Why I Don’t Have Social Media Right Now and Relocation Charts

Except for my Linkedin profile as a student and my Pinterest account totally dedicated to color, I’ve gotten rid of all my other social media. To be fair, I don’t use the two that are still active to socialize. Facebook was the hardest, since I’ve had that one for well over a decade. Previous attempts to get rid of social media have failed, largely because I have to contact people whom I only know how to contact through social media, and because some people actually take not using your social media personally. I’ve tried making my pages less personal because I have tendency to say what I think and forget that people can find me. I first realized this when parents of students were looking us up. So, I paired down when law school started. I got rid of my list of family members because some of them say polarizing things I didn’t want affiliated with me. The reaction? Two of my sisters blocked me and I haven’t spoken to either one in about three years. I heard one of them is getting married in June.

But I don’t feel bad. I didn’t explain myself. It is what it is, and I’m not a close-knit family person. My family is not like that, at least not from my experience. The ruler of my 4th house is retrograde in my 8th house, conjunct Uranus. I dream of a life I never had, in a town my hometown never was, and that I have to place to go back to that never actually existed. Both times I have in recent years gone back to my hometown, I’ve been reminded that there is no place for me there and there never was. I was never able to get ahead, or get a decent job, or find a niche. I acquired a reputation for being “weird” as a child, and that stuck with me no matter what I did or who I grew up to be.

I suppose maybe that’s true, but what passes for normal in that decaying Rust Belt town is just depressing: a booze-and-bankruptcy-soaked tale that just gets repeated over and over again, punctuated by clipping coupons, getting tattoos at the parlors that have replaced all the family-owned boutiques that once filled the downtown area, and drinking at the bars by the prison, where the floors are always sticky and anyone is up for a fight, and a new baby mama or baby daddy is only one more jello shot away. However, that’s the best way to get a decent job: get sloppy drunk with the right people often enough, and you’re bound to become the executive director of some failing local initiative to revive and bring a town into the 21st century that doesn’t want to move out of 1970.

Oh yes: there’s a maximum security prison right in the middle of the town, and that’s completely normal where I grew up such that most people who live there have no idea why this would weird other people out.

If the other choice is being too weird for these people, I’ll take being too weird and turn around and face the rest of the world. There was nothing for me, nothing I could make of myself or my life, and it would have just been a cycle of misery in a miserable place.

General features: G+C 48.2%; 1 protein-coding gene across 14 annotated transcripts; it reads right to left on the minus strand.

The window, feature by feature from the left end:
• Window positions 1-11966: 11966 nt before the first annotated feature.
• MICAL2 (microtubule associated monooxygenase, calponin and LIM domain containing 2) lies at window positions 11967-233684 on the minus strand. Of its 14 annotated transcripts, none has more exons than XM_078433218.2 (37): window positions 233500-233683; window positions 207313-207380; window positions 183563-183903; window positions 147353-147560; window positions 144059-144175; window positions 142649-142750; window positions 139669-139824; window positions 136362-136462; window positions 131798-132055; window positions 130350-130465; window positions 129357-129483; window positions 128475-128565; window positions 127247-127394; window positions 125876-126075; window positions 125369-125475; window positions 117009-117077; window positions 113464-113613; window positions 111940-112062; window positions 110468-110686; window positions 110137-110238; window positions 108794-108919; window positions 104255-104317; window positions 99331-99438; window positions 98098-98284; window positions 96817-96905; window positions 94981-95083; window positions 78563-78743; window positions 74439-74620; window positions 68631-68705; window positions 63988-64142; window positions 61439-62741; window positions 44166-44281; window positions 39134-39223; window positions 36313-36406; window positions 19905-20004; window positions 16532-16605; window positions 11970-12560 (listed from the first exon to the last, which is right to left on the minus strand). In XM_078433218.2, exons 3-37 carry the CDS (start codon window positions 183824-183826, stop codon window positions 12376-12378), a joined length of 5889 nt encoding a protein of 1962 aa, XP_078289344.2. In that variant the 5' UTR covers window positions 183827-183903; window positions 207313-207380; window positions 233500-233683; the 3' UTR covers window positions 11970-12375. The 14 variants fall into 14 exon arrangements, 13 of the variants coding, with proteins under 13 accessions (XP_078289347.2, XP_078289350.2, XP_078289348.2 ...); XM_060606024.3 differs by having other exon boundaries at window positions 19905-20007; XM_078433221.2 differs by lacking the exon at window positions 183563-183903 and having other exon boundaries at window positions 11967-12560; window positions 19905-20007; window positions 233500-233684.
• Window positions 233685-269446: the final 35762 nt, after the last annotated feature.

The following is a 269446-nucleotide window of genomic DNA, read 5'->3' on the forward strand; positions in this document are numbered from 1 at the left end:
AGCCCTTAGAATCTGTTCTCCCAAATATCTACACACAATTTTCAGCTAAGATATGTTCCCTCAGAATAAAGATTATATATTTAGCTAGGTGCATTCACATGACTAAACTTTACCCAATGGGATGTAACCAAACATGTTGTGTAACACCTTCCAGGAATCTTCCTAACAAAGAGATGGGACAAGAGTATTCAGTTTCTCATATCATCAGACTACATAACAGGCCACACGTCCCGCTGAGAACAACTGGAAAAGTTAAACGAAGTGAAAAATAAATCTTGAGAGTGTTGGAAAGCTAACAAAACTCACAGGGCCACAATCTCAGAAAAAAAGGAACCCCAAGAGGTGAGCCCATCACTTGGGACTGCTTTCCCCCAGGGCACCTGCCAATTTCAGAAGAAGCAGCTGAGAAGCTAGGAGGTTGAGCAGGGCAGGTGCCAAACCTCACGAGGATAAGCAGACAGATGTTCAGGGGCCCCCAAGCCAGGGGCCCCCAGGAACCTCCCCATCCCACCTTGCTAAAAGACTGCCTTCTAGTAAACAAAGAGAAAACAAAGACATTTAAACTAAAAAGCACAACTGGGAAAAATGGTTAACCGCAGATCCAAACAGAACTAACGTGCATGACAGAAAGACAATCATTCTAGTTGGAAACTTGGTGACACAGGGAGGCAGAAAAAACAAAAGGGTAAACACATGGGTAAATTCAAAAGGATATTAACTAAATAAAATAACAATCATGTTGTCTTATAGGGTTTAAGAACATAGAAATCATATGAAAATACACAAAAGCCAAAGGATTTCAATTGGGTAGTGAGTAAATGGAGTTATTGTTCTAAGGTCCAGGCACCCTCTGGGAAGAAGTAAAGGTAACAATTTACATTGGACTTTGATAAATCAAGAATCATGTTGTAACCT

I had no choice but to move.

But since then, I realized that I wasn’t getting much happier because I was constantly bombarded with information about this place and these people even though they were so far away and my real life was so different. The thing was that I never really left in my mind because my social media was flooded of people and news from my hometown, and it was as if I was living a double life, with one life in Chicago as a writer, astrologer, and law student in a happy relationship creating a new life of her own design, and two, the weirdo trapped in a small town that didn’t want her, where she would always try to ingratiate herself and always fail. The second one wasn’t real, but I kept making it real in my head because I kept reading and seeing these things, and the truth was that most of the news in my Facebook feed were from people I wasn’t ever really close to. It wasn’t enough to just stop checking since it was ingrained in me that I’m “supposed” to have social media.

I rebelled and quit a few weeks ago. Slowly, it’s starting to feel as if I have actually relocated and reinvented my life, and I’m not missing out on any more than I was already missing out on. Truly, I had already strained most of the bonds I made when I moved away permanently when I was 20. Things happened and I wasn’t there. I wasn’t a familiar face or part of the landscape, and I suppose the opportunity to really get to know me had passed. I have no interest in going back. That is, to me, too much of a gamble. So, why create and maintain a facade as if the last 20 or so years never happened?

Besides, my oppositions always want me to move to other places.


Clients often come to me asking for relocation charts. I haven’t specifically offered relocation charts as a service, but more than half of my requests are from people asking where they should live or work. This could have something to do with our karma and what brings us together, but I think this also has to do with the fact that we live in a place and time where leaving home, or leaving places, and going to new ones to find opportunity and happiness is a commonplace thing, and most of us stay tethered to people and places, usually though social media.

In many places — America included — we can’t bloom where we’re planted. Chances are, if you’re the type to seek out an actual astrologer, you’re the type of person who isn’t



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